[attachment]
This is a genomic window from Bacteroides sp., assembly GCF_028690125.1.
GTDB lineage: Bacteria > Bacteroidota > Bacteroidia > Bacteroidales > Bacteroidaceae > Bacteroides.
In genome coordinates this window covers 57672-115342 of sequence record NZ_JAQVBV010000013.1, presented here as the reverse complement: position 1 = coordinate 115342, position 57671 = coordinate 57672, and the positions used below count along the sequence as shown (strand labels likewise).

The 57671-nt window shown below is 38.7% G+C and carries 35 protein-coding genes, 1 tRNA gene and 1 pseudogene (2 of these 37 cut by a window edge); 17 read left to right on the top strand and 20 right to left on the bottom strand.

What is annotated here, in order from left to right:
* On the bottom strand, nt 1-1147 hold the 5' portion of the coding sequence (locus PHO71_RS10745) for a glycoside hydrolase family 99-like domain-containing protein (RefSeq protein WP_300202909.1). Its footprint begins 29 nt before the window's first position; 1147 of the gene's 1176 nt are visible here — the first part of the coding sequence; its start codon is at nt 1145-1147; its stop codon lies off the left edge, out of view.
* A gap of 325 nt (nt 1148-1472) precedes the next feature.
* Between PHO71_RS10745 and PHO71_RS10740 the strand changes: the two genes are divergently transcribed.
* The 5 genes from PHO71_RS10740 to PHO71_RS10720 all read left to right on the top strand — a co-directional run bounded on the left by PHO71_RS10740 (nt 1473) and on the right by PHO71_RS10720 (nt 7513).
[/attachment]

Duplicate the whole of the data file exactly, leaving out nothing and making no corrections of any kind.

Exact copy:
This is a genomic window from Bacteroides sp., assembly GCF_028690125.1.
GTDB lineage: Bacteria > Bacteroidota > Bacteroidia > Bacteroidales > Bacteroidaceae > Bacteroides.
In genome coordinates this window covers 57672-115342 of sequence record NZ_JAQVBV010000013.1, presented here as the reverse complement: position 1 = coordinate 115342, position 57671 = coordinate 57672, and the positions used below count along the sequence as shown (strand labels likewise).

The 57671-nt window shown below is 38.7% G+C and carries 35 protein-coding genes, 1 tRNA gene and 1 pseudogene (2 of these 37 cut by a window edge); 17 read left to right on the top strand and 20 right to left on the bottom strand.

What is annotated here, in order from left to right:
* On the bottom strand, nt 1-1147 hold the 5' portion of the coding sequence (locus PHO71_RS10745) for a glycoside hydrolase family 99-like domain-containing protein (RefSeq protein WP_300202909.1). Its footprint begins 29 nt before the window's first position; 1147 of the gene's 1176 nt are visible here — the first part of the coding sequence; its start codon is at nt 1145-1147; its stop codon lies off the left edge, out of view.
* A gap of 325 nt (nt 1148-1472) precedes the next feature.
* Between PHO71_RS10745 and PHO71_RS10740 the strand changes: the two genes are divergently transcribed.
* The 5 genes from PHO71_RS10740 to PHO71_RS10720 all read left to right on the top strand — a co-directional run bounded on the left by PHO71_RS10740 (nt 1473) and on the right by PHO71_RS10720 (nt 7513).